Oz-story was published by Hungry Tiger Press, and edited by David Maxine; he was assisted by Eric Shanower, who was responsible for a significant share of the artwork in the volumes. Oz-story printed a variety of Oz-related features and illustrations, by writers and artists closely associated with the Oz mythos — Baum, Ruth Plumly Thompson, W. W. Denslow, John R. Neill, Jack Snow, Rachel Cosgrove Payes, and many others — including modern contemporaries like Shanower and Edward Einhorn.
The most notable single work in the six volumes of Oz-story was arguably Eloise Jarvis McGraw's novel The Rundelstone of Oz, never previously published, which appeared in the sixth and final volume. Rare Baum novels were reprinted in Oz-story:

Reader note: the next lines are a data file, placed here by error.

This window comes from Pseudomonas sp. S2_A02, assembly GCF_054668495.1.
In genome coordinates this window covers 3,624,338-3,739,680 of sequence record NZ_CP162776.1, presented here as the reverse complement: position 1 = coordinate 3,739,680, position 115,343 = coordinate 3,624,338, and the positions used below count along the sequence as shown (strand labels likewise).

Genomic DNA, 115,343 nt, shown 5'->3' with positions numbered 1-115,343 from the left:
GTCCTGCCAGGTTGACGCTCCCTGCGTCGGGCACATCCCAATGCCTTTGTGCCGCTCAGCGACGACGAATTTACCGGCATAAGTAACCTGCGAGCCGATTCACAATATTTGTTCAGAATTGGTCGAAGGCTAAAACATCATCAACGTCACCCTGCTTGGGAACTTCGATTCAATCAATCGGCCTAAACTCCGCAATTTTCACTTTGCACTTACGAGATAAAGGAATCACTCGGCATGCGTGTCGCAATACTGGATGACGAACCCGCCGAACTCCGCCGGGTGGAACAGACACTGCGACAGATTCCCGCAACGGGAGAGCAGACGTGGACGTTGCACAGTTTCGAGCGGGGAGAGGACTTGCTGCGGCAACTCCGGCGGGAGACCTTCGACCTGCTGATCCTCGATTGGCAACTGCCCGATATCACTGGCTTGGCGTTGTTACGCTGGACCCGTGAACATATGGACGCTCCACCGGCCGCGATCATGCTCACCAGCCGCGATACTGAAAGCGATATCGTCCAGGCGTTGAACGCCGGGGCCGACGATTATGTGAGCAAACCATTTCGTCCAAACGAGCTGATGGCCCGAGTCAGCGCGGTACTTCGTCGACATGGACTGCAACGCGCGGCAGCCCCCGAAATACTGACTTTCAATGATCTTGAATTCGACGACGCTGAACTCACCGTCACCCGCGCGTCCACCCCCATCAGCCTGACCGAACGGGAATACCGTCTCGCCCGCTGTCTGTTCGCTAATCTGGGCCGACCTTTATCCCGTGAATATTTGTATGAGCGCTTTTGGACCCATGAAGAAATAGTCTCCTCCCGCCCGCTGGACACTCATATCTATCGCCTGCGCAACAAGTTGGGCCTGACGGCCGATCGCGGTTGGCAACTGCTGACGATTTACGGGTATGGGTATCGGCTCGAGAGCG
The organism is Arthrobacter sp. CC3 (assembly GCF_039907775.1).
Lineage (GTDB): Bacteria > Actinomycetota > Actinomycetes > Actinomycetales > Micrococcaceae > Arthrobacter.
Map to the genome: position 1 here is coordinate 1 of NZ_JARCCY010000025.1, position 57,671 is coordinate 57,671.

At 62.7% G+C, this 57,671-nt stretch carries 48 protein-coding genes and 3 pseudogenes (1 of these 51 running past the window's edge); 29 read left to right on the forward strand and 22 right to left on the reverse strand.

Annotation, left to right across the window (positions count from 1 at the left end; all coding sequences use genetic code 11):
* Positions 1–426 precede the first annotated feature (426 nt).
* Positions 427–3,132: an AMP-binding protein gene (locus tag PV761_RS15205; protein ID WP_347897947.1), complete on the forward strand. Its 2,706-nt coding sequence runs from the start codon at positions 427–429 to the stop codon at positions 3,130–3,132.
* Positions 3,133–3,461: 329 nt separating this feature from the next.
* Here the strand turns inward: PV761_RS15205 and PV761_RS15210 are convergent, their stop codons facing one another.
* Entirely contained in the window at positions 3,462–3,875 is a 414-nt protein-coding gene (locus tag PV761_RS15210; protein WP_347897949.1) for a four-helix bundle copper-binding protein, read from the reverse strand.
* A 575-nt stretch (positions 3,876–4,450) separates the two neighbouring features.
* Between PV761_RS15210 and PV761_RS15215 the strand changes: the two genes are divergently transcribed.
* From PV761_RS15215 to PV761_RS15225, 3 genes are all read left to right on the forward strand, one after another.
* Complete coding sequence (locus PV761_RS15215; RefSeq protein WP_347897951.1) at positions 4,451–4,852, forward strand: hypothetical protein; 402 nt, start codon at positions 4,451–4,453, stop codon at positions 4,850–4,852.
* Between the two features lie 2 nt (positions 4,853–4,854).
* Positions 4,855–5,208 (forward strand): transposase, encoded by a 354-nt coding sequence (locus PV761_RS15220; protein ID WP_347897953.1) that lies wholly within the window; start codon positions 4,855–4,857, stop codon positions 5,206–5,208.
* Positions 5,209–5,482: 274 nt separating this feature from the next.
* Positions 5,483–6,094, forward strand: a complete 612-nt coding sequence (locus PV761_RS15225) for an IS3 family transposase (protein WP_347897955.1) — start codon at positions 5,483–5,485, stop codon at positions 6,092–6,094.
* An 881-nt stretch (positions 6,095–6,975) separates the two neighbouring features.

- Sam Steele's Adventures on Land and Sea in No. 1
- Policeman Bluejay in No. 2
- The Flying Girl in No. 3
- Daughters of Destiny in No. 4
- The Woggle-Bug Book in No. 5
- Annabel in No. 6.
Oz-story generally earned high praise from critics and reviewers during its limited existence.
Famous quotes containing the word magazine:
“Business is, emphatically, the amusement of Americans, and, to be in keeping with their character, every thing written for their amusement should partake of the useful.”
—H., U.S. womens magazine contributor. American Ladies Magazine (February 1828)